I love to share with people, herbs that are found in your backyard, on a nature walk in just popping up all over the place. First of all- I love the amazement on their face to realize that this "weed" is actually a plant with a name, and a purpose. Second of all, it is great to see their own recognition, or the "light bulb" go off in their head in regards to seeing that same plant in their own locale.
I was recently introduced to Mugwort. Herbalists have a tendency to focus on certain herbs that they like to use best, and this has never been one that I've had personal experience using. I saw a post on Facebook about Mugwort, and new I had seen that plant on my travels. Lo and behold the next time I took a walk, I found a patch of it.
The plant has sort of a musky smell, and a hint of oregano in its odour. It is called Artemisia vulgaris (part of the Aster/ Daisy family). I took my collection of plants home and looked them up in my herbs books immediately, while the leaves were still full and fresh. I was happy to see that this plant would be a perfect herb in my apothecary, one I truly need.
The leaves are edible. I tried a little piece of one raw and found the taste rather unusual. When I try herbs like this and Purple Dead Nettle, which is edible and I think, no wonder it isn't sold in grocery stores with the other salad greens. The flavor is strong in Mugwort, and I am not sure if I like it. I have heard it is good stir fried in a Tempura dish, so that will be my next trial.
I love how I read that mugwort is excellent when burned in a smudge stick. I use incense on a daily basis, or essential oils in my diffuser. I can't emphasize enough how important it is to one's emotional well-being to breath in the fragrance of plants. To do a quick version of a smudge stick, because I really wanted to try it out, I rolled up a small handful of leaves and placed them in an oven safe container and put the herbs in my oven on less than 200 degrees, to slow dry. I dried them for about 30 minutes, and took the herbs out and set on my stove in the small dish.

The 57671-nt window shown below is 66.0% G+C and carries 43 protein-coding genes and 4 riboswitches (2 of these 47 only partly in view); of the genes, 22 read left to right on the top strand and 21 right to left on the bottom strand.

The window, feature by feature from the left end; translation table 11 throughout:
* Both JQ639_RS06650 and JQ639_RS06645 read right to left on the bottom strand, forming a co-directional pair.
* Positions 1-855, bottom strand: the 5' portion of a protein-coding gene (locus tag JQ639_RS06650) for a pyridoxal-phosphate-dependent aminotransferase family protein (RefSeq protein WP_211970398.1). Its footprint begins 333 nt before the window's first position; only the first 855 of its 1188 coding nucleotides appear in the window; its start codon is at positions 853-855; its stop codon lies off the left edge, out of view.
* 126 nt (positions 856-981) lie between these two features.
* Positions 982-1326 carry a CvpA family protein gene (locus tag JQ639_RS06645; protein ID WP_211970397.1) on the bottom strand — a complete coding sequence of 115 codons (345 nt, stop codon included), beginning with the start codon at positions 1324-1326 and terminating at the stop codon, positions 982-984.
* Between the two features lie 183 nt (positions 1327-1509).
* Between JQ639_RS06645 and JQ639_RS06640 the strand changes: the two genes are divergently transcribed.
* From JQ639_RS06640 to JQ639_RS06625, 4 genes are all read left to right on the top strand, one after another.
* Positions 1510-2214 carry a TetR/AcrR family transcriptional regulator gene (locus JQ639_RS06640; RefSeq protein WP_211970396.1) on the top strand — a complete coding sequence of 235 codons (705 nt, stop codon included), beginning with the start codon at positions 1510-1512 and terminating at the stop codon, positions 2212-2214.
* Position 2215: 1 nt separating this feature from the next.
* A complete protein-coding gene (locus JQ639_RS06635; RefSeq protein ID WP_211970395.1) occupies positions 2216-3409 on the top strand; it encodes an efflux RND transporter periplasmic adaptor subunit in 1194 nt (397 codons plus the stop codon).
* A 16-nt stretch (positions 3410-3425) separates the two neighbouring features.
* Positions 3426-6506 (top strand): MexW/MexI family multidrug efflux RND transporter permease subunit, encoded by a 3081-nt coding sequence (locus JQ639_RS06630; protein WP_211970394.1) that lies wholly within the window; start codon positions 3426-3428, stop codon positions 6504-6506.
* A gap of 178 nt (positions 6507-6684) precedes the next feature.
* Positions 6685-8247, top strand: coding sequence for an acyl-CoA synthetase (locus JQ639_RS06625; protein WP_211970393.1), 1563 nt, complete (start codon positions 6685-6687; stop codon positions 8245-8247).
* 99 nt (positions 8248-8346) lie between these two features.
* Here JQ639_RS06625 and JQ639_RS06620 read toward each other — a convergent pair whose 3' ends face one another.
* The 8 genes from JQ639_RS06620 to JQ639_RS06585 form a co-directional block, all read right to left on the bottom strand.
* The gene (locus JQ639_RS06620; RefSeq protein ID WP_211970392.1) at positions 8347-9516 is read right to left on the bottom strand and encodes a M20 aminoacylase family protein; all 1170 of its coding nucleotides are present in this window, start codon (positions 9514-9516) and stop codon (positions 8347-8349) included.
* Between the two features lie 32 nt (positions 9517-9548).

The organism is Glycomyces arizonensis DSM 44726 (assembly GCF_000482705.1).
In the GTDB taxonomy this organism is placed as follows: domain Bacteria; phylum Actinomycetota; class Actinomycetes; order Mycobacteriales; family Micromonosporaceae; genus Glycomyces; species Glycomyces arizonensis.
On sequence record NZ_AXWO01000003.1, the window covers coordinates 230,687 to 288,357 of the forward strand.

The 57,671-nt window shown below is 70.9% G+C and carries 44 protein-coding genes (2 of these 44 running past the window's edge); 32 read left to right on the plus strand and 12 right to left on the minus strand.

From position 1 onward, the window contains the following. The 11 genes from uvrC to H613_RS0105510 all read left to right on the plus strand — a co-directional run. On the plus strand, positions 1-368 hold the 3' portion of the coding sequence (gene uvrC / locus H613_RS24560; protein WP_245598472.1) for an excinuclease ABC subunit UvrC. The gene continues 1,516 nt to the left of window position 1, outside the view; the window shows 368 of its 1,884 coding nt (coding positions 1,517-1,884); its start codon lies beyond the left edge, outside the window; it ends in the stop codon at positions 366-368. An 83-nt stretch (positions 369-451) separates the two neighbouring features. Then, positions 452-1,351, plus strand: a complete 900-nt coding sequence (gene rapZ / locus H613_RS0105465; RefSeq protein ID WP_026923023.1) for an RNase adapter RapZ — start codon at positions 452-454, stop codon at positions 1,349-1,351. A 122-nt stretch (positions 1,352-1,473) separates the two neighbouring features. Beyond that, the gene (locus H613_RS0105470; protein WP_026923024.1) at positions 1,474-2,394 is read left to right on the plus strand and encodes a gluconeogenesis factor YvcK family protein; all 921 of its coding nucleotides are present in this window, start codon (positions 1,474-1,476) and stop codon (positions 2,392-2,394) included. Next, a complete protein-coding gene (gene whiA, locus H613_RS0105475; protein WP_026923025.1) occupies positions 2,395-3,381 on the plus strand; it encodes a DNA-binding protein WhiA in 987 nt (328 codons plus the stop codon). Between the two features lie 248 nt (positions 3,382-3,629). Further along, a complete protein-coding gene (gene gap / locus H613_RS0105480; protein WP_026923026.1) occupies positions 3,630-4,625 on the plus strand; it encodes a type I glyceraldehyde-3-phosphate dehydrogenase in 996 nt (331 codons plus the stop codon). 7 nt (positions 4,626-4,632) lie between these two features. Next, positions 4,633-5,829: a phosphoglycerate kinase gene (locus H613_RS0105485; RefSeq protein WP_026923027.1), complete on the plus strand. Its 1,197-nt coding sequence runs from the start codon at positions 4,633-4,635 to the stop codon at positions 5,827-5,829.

The plant was partially dry and I knew would burn a little bit. I lit the most dry part of the quick roll that I had made, and the smoke filtered up into the kitchen, like incense, just a small stream. It smelled so good! I found as I went through my house the rest of the house had the fragrance of mugwort. It is said that mugwort can promote good dreams and clear negative energy. This morning I feel that both of those "predictions" occurred. I often have trouble sleeping, and I slept like a baby last night!
Here is a recipe for a Mugwort Smudge stick my friend told me about.
Take mugwort leaves attached to the stems, woodruff leaves and stems and mountain mint leaves on stems. Lay the herbs side by side, and push together into one shape, or bundle. Then wrap the bundle tightly with a natural fiber. That the bundle and hang in a cool, airy location for a few weeks, or until it has dried. When the bundle is dry, you can light one end of the smudge stick and after a few seconds blow out the flame and the smoke will continue to burn as it does for incense. Take the smudge stick and wave through the area you wish to cleanse.
**Use caution when working with flame. This is not for children.